National Geographic : 1926 Sep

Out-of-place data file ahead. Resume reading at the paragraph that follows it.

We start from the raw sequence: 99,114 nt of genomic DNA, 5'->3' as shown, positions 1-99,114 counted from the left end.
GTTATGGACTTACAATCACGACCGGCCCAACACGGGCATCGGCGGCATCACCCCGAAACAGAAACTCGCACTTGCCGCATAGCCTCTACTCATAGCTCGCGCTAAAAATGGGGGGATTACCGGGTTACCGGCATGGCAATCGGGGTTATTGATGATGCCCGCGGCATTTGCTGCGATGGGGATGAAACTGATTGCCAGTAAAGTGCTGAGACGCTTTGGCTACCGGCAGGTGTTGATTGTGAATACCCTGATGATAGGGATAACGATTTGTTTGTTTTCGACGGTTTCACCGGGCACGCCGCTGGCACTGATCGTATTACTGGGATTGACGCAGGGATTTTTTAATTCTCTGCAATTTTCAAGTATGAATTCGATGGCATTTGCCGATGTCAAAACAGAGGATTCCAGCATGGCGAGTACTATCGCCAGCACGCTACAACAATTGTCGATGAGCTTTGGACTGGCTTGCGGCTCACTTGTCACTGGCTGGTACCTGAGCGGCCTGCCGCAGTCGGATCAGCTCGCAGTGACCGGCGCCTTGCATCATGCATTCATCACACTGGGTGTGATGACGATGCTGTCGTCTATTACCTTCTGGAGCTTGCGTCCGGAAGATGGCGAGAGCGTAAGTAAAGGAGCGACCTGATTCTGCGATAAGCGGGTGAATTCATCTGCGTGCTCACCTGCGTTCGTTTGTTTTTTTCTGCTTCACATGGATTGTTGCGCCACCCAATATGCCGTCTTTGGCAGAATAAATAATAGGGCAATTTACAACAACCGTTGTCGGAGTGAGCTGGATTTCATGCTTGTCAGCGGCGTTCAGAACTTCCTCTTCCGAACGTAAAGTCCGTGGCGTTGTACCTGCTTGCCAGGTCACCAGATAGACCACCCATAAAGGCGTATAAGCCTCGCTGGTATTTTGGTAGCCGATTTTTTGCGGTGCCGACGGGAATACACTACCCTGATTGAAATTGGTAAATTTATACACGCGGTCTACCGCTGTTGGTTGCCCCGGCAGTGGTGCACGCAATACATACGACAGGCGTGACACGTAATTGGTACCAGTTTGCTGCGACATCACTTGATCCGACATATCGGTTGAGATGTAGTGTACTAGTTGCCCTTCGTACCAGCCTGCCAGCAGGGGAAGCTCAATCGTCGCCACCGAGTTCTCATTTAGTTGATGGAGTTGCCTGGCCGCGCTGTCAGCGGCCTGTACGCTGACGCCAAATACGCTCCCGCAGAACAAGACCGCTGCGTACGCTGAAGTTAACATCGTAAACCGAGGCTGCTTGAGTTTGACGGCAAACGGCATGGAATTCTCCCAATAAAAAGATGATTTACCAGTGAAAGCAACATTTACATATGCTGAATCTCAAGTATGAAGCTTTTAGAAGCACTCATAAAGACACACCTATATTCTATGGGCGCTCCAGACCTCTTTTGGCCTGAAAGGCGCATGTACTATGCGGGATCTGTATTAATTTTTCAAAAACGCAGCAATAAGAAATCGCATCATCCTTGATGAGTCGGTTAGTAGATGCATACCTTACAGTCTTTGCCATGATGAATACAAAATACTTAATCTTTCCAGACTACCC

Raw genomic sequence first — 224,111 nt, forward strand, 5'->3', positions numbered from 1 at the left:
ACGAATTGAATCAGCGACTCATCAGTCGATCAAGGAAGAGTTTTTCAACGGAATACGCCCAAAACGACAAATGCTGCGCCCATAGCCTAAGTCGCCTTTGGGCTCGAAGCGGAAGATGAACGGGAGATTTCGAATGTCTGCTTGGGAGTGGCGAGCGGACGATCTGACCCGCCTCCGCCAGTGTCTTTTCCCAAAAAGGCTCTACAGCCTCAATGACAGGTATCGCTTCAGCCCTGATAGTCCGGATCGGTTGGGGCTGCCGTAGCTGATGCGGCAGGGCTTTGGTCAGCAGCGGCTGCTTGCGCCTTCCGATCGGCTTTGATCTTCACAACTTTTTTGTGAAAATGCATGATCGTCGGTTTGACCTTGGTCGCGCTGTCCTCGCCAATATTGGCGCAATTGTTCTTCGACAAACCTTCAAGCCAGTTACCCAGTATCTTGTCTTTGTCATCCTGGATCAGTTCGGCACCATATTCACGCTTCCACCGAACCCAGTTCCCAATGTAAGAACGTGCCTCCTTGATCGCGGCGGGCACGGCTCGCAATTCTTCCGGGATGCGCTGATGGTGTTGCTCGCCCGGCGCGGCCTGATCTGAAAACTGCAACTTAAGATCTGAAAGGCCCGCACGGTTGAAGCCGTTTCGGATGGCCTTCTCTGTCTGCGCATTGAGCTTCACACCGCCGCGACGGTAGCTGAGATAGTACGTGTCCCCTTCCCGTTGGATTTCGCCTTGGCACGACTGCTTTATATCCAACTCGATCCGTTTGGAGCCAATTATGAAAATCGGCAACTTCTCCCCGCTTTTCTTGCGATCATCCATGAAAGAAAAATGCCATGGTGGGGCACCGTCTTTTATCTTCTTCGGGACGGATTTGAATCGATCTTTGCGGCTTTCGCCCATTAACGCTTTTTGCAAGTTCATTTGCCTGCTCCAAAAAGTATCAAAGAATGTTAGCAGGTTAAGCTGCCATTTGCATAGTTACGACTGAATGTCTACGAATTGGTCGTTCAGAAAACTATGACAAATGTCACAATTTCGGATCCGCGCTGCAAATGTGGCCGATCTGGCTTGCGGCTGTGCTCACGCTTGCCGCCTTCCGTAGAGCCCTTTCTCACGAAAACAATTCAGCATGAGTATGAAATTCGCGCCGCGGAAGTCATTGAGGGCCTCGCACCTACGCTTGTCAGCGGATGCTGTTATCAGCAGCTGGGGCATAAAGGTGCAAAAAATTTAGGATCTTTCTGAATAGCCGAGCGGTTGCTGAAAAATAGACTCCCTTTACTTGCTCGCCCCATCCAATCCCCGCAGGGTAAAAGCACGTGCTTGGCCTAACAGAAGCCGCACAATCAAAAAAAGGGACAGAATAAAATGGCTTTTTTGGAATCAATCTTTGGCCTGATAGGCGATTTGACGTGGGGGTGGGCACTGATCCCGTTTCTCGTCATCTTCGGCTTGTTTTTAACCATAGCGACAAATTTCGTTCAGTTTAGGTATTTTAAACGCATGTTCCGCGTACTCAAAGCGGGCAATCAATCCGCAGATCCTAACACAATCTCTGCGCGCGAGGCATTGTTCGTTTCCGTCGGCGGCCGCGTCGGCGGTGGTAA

THE FIRST FLIGHT TO THE NORTH POLE the course time and time again, to the right. He could glance back where I was working, through a door leading to the two pilots' seats. Every minute or two he would look at me, to be checked if necessary, on the course by the sun-compass. If he hap pened to be off the course I would wave him to the right or left until he got on it again. WIND DRIFT AND GROUND SPEED CHECKED Once every three minutes I checked the wind drift and ground speed, so that in case of a change in wind I could detect it immediately and allow for it. We had three sets of gloves which I constantly changed to fit the job in hand, and sometimes removed entirely for short periods to write or figure on the chart. I froze my face and one of my hands in taking sights with the instruments from the trapdoors. But I noticed these frost bites at once and was more careful in the future. Ordinarily a frostbite need not be dangerous if detected in time and if the blood is rubbed back immediately into the affected parts. We carried two sun-compasses. One was fixed to a trapdoor in the top of the navigator's cabin; the other was movable, so that when the great wing obscured the sun from the compass on the trapdoor, the second could be used inside the cabin, through the windows. Every now and then I took sextant sights of the sun to see where the lines of position would cross our line of flight. I was very thankful at those moments that the Navy requires such thorough navigation training, and that I had made air navigation my hobby. Finally, when I felt certain we were on our course, I turned my attention to the great ice pack, which I had wondered about ever since I was a youngster at school. We were flying at about 2,000 feet, and I could see at least 50 miles in every direction. There was no sign of land. If there had been any within IOO miles' radius, we could have seen its mountain peaks, so good was the visi bility. I noted that the temperature was 8 de grees above zero-only 24 below freezing. This was not so low as might be expected, but it was getting colder as we sped north. The ice pack beneath was crisscrossed with pressure ridges, but here and there were stretches that appeared long and smooth enough to land on. However, from 2,000 feet the snow may be very deceptive, as we had learned. The pressure ridges that looked so in significant from the plane varied from a few feet to 50 or 60 feet in height, while the average thickness of the ice was about 40 feet. A flash of sympathy came over me for the brave men who had struggled northward over that cruel mass. We passed leads of water recently opened by the movement of the ice, and so dangerous to the foot traveler, who never knows when the ice will open up beneath and swallow him into the black waters of the Polar Sea. I now turned my mind to air conditions, for I knew they were a matter of interest to all those contemplating the feasibility of a polar airway. We found them very good. AIR CONDITIONS WERE FAVORABLE There were no bumps in the air. This was as we had anticipated, for the flat ness of the ice and the Arctic tempera ture are not conducive to air currents, such as are sometimes found over land. Had we struck an Arctic gale, I cannot say what the result would have been as far as air roughness is concerned. An other advantage of spring and summer flying would be the 24-hour daylight. It was time now to relieve Bennett at the wheel, not only that he might stretch his legs, but so that he could pour gaso line into the tanks from the five-gallon tins stowed all over the cabin. Empty cans were thrown overboard to get rid of the weight, small though it was. Piloting was not difficult because of the smoothness of the air, and I was able to check myself on the course by holding the sun-compass in one hand and steering with the other. I had time now leisurely to examine the ice pack and eagerly sought signs of life, a polar bear, a seal, or birds flying, but could see none. On one occasion, as I turned to look over the side, my arm struck some ob ject in my left breast pocket. It was filled with good-luck pieces!